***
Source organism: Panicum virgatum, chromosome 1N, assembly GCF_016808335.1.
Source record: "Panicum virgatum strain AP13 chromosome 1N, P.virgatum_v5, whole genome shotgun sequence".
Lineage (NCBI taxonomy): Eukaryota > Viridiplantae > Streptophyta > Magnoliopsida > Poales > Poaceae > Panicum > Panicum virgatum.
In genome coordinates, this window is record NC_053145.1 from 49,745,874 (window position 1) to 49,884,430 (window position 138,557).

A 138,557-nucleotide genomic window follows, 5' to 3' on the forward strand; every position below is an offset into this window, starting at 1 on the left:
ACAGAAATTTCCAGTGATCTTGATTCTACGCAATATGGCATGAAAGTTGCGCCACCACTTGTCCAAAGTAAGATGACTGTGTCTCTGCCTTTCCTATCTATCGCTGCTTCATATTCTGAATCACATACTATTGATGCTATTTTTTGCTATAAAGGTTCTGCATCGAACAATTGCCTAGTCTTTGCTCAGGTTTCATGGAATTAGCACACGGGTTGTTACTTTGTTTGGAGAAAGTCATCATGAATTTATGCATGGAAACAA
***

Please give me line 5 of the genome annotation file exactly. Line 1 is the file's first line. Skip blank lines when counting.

A 138,557-nucleotide genomic window follows, 5' to 3' on the forward strand; every position below is an offset into this window, starting at 1 on the left: